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How healthful an oil is to cook with mostly depends on how it reacts when heated. Generally, olive oil, avocado oil, and canola oil are healthful for cooking with.

Oil reaches its smoking point once it starts to smoke and break down. Once it passes the smoking point, it releases free radicals that can cause damage to cells in the body.

Oils with high smoke points may be more stable and more healthful to cook with than those with low smoke points. The stability of an oil depends on how tightly packed the fatty acids in them are. The more tightly packed, the harder they are to break apart when heated.

Saturated and monounsaturated fats are the most stable oils to cook with. Higher levels of saturation in oil mean that it is more resistant to oxidization, the process wherein the acids break apart.

Polyunsaturated oils contain short-chain fatty acids and break apart more easily when heated, releasing more free radicals. Polyunsaturated oils are best to use unheated, such as by drizzling them over food or using them in dressings.

In this article, we take a look at the oils most healthful for deep frying, shallow frying, and roasting, along with other things to consider when choosing a cooking oil.

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Extra virgin olive oil and coconut oil may be the most suitable oils for deep frying.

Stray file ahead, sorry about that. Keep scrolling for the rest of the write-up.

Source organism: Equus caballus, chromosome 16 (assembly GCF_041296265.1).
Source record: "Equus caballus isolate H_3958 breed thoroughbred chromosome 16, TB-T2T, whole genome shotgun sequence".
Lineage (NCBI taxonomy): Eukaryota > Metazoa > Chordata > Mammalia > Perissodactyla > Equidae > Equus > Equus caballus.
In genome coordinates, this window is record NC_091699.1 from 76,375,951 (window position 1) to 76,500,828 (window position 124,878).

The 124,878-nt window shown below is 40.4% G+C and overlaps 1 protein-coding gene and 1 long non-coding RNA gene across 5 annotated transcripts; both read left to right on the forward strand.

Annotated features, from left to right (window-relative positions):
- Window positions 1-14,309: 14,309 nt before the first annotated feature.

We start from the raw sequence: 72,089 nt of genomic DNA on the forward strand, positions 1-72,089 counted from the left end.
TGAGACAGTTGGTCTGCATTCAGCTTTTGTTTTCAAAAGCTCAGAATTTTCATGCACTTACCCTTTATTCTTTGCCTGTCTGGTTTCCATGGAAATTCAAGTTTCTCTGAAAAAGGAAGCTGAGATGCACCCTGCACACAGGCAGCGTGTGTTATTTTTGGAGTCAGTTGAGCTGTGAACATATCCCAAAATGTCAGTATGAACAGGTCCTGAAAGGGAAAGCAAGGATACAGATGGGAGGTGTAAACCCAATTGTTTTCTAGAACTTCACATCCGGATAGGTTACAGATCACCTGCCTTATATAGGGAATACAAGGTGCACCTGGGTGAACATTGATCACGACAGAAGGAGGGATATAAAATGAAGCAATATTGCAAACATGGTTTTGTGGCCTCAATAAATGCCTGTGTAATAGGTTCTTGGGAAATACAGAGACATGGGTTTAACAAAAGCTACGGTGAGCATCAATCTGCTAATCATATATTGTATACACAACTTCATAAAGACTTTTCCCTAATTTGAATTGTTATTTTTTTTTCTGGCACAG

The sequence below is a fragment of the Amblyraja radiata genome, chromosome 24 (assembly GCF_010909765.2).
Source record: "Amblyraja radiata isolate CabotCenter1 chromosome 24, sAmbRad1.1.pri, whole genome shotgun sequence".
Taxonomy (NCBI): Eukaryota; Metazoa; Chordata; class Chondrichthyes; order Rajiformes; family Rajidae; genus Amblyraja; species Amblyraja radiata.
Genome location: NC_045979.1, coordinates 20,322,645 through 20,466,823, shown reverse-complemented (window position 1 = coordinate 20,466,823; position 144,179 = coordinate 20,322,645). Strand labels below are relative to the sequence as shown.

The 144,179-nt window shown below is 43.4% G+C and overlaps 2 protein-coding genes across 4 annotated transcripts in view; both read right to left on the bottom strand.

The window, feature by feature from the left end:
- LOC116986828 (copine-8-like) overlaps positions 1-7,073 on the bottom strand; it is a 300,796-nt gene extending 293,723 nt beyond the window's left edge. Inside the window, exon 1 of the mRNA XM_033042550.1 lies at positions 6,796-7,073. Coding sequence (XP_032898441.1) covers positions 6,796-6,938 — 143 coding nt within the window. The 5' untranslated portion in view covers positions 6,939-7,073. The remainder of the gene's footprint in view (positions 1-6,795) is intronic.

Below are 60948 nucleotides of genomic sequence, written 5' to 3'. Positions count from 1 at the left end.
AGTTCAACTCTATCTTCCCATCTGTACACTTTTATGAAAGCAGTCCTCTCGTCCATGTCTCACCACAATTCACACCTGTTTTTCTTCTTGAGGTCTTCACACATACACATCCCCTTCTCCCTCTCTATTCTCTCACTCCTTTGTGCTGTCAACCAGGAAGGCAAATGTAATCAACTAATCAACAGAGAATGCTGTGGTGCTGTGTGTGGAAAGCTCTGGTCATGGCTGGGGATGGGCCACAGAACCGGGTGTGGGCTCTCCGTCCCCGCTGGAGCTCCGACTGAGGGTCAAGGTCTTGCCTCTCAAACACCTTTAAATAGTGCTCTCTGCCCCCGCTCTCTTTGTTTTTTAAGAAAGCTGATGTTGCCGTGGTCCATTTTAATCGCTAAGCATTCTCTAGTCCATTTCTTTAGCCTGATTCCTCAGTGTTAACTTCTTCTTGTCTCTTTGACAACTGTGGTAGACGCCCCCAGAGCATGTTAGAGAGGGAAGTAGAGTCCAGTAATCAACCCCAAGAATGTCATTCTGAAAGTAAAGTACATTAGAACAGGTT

One study found that extra virgin olive oil and coconut oil were two of the most stable oils. The researchers heated 3 liters of oil in a deep fryer at 356°F (180°C) for 6 hours. This suggests that they may be the most suitable oils for deep frying.

Olive oil has anti-inflammatory properties and is high in antioxidants and fatty acids. This makes it a more stable oil when heated at high temperatures.

Coconut oil comprises 92% saturated fat, and its resistance to oxidization makes it a stable cooking oil. One study showed that coconut oil was still stable after 8 hours of deep frying.

Due to its high saturated fat content, it is best to use coconut oil in moderation. Research has suggested that coconut oil raises both high-density lipoprotein (HDL), or “good,” and low-density lipoprotein (LDL), or “bad,” cholesterol levels more than unsaturated oils but less than butter.

The same review suggested that coconut oil may not be suitable for deep frying, however, due to its low smoke point. As a result, it may be better for shallow frying.

There are also studies that suggest that smoke point may not be the most important factor in the safety of oils when heated.

The authors of a 2018 study suggest that oxidative stability is more important than smoke point when looking at how healthful cooking oils are. In this study, coconut oil had high stability after heating.